Friday, December 7, 2012

Formative Assessment & Feedback

For all of the PD days that I've had, the most beneficial to me have always been about how to provide the right types of formative assessments, and how to assess them so as to increase students learning instead of extinguish it. What I mean is this.....

A student completes a project task, whether a brief writing or a few mathematical problems, and they turn it in. As a teacher, I look at it, make a few marks, say "good!" a time or two and put a score at the top. 2.5 and circle it. Then, I write some feedback on the bottom or back of the page explaining my thoughts and how they could improve. Does a student read it? Likely not. They've seen their score, accepted it and are ready to move on. The learning has extinguished.

This is not a new thought or story by any means, but it is a valuable one to consider. With my most recent project, Cyrano's Funk, I've gone through the various formative assessments (See previous post for more information!) and all I wrote were the comments.  Now, I kept track of what level of mastery I believed they were demonstrating, in my own grading spreadsheet, but I never shared that information with them. The next time I did a check-in with the students (a week after the first), I read through their work from the first check-in and they had almost all made corrections and improvements, AND it had helped their writings for that second check in. I can only imagine how good those second submissions could have been if I had seen the students improvements earlier and given even more suggestions before they started their second set of literary analysis compositions.

The key to feedback is making sure that it is timely and specific. (Don't believe me? Read this: Focus on Effectiveness) If a student has just turned in work to you, I don't care that your favorite TV show is on, or that you are feeling a bit sleepy, make sure you grade that work. Especially if you are in a smaller PBL atmosphere, this is easier to comply with (though I had 11 of my 15 students turn something in to me today, so I'm about to be up all night and super cranky tomorrow, but that's another story). If you aren't in a small atmosphere, then try to go through each item and assess it on only ONE thing. That is where the specificity comes in. I don't care that they misused the semi-colon, what I'm providing feedback on is their use of examples in the Columbian Exchange, and that is what I will provide feedback on. The rest can wait. OR even better, the rest can be peer-assessed.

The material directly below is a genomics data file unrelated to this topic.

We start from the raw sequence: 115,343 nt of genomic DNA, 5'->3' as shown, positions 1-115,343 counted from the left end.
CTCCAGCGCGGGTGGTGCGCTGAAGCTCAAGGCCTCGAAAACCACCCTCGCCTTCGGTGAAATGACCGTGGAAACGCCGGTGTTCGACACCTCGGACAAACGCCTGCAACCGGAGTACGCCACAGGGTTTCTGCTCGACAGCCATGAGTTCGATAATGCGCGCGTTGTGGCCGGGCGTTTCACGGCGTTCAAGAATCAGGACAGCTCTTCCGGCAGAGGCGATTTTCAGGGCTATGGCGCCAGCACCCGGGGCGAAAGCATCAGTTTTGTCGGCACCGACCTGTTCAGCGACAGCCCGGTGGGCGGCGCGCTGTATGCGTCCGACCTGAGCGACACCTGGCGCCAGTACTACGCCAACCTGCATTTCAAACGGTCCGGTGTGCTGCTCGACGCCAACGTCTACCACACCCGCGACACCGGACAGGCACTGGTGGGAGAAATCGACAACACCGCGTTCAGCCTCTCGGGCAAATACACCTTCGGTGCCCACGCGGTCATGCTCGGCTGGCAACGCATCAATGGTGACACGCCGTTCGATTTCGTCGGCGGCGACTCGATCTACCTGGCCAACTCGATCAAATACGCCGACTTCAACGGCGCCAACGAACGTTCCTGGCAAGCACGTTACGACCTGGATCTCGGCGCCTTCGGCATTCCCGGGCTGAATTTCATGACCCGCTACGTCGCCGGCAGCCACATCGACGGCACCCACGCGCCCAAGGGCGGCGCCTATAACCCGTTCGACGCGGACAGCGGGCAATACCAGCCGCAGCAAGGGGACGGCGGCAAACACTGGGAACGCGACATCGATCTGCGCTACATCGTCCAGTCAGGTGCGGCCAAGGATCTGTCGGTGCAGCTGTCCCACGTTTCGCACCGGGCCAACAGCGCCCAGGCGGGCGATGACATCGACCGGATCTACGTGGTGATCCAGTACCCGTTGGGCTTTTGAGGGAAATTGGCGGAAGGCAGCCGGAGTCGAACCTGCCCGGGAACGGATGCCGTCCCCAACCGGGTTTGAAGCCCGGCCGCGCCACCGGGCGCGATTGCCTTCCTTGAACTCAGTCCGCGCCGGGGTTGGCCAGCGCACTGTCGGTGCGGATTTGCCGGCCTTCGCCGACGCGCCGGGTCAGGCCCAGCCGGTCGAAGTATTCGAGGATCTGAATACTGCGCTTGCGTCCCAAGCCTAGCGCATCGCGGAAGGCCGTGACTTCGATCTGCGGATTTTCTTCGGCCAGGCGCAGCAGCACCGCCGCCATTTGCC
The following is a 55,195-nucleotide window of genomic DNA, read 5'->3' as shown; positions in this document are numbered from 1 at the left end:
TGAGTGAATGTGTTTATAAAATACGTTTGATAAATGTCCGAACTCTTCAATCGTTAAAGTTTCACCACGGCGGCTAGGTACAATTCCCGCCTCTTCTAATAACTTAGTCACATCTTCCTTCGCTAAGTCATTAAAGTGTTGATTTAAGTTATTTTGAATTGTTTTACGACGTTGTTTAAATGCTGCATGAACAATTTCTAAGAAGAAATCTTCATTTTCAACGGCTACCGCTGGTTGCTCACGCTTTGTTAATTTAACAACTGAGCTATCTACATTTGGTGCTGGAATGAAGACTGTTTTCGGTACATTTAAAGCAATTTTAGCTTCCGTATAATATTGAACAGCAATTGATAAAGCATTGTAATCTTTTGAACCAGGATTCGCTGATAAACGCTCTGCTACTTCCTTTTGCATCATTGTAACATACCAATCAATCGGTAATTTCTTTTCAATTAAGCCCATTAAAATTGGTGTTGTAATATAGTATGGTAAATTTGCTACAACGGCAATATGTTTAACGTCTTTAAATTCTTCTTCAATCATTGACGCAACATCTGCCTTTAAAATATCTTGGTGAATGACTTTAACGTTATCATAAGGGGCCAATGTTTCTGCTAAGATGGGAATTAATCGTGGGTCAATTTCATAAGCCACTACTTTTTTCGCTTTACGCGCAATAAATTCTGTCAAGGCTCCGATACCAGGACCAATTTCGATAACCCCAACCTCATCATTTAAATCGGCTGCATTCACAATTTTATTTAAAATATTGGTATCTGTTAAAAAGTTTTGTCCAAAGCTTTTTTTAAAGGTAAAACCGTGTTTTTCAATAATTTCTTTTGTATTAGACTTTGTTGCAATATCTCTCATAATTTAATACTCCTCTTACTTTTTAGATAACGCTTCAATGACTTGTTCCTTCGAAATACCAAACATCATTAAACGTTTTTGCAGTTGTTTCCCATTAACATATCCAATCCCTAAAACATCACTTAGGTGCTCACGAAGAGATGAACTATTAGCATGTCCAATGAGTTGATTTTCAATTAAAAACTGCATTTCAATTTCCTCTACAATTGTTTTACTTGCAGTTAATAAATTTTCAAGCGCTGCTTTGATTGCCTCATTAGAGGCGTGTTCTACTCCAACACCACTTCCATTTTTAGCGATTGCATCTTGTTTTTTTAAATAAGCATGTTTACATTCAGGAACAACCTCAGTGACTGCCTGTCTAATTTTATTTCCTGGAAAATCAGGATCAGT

Using peers as a source of assessment is a genius idea. Too often, we leave this method for the English classroom and have them "peer edit for grammar". What a shame! Students can offer such valuable insight to one another and speak it in relatable terms so that both students end up benefiting. We are starting a historical approach to a project in the coming weeks and I fully intend on utilizing students in peer-groups to assess one another multiple times before I even see their product. Now when doing this, you need to make sure that your feedback has a specific focus. Every time the students peer-assess one another, you should have them look for one or two main ideas to give feedback on. When I go over students work, I can see the feedback that they have been provided, and I can see how the student adapted (I can see their learning, how fun is that?!). I can then assess their

For more information on types of feedback, make sure to check out this article Types of Feedback and Their Purposes.

Wednesday, December 5, 2012

Running Behind & Out of Time

Wow oh Wow. Cyrano is taking a little longer than I had expected. I was hoping to have the students finished by TOMORROW to be able to record all of their competencies. However, due to a variety of factors (including student laziness!) we haven't quite gotten there. Even with my checking in and providing feedback the last two weeks, and giving them time in class, the students are still about a week behind.

Here is a recap of what students have needed to submit to me as their formative assessments:

Competency 1: 
  • Pre-Project Activity--Timeless Themes in Society & Media. A pretty quick and easy write up of what kind of issues or themes are prevalent in their lives today, and have been around for years before. 
  • Active Reading Act 1 & Act 2. A quick activity students do while reading the Acts with the class that help them to understand the characters as they are first developed.
  • Character Analysis: Cyrano. Students were asked to do the Character Analysis for Cyrano only, even though the original PBLU project suggests doing one for each of the 3 major characters. However, after seeing the amount of time it was taking students to comprehend doing one of these analysis, the cooperating teacher and I decided to keep it at one character. Next time I do this, I will plan on giving this after Act 2 and allowing students to pick one of the three main characters that they felt the strongest connection with. I think this would provide an interesting insight into my students, as well as produce better quality of work. Two examples of Cyrano follow below.  Keep in mind, these are works in progress and this is after the first submission to me. Students have only worked on their drawings at this point, and not their written analysis. 

Competency 2: